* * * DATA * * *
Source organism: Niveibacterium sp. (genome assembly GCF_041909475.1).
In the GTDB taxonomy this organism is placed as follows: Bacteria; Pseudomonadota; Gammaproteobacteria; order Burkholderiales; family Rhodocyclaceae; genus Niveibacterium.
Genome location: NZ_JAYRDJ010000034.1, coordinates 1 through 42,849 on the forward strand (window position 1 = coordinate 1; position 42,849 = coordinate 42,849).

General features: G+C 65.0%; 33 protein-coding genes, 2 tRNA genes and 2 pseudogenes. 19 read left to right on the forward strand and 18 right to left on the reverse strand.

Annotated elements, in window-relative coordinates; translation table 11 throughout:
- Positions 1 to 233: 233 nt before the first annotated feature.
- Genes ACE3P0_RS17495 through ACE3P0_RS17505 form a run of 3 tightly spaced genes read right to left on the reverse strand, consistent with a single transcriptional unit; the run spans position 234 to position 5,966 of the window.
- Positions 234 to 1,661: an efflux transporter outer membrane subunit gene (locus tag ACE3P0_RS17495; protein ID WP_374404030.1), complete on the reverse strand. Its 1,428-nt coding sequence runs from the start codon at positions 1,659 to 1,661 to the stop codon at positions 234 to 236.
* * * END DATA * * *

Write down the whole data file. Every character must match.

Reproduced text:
Source organism: Niveibacterium sp. (genome assembly GCF_041909475.1).
In the GTDB taxonomy this organism is placed as follows: Bacteria; Pseudomonadota; Gammaproteobacteria; order Burkholderiales; family Rhodocyclaceae; genus Niveibacterium.
Genome location: NZ_JAYRDJ010000034.1, coordinates 1 through 42,849 on the forward strand (window position 1 = coordinate 1; position 42,849 = coordinate 42,849).

General features: G+C 65.0%; 33 protein-coding genes, 2 tRNA genes and 2 pseudogenes. 19 read left to right on the forward strand and 18 right to left on the reverse strand.

Annotated elements, in window-relative coordinates; translation table 11 throughout:
- Positions 1 to 233: 233 nt before the first annotated feature.
- Genes ACE3P0_RS17495 through ACE3P0_RS17505 form a run of 3 tightly spaced genes read right to left on the reverse strand, consistent with a single transcriptional unit; the run spans position 234 to position 5,966 of the window.
- Positions 234 to 1,661: an efflux transporter outer membrane subunit gene (locus tag ACE3P0_RS17495; protein ID WP_374404030.1), complete on the reverse strand. Its 1,428-nt coding sequence runs from the start codon at positions 1,659 to 1,661 to the stop codon at positions 234 to 236.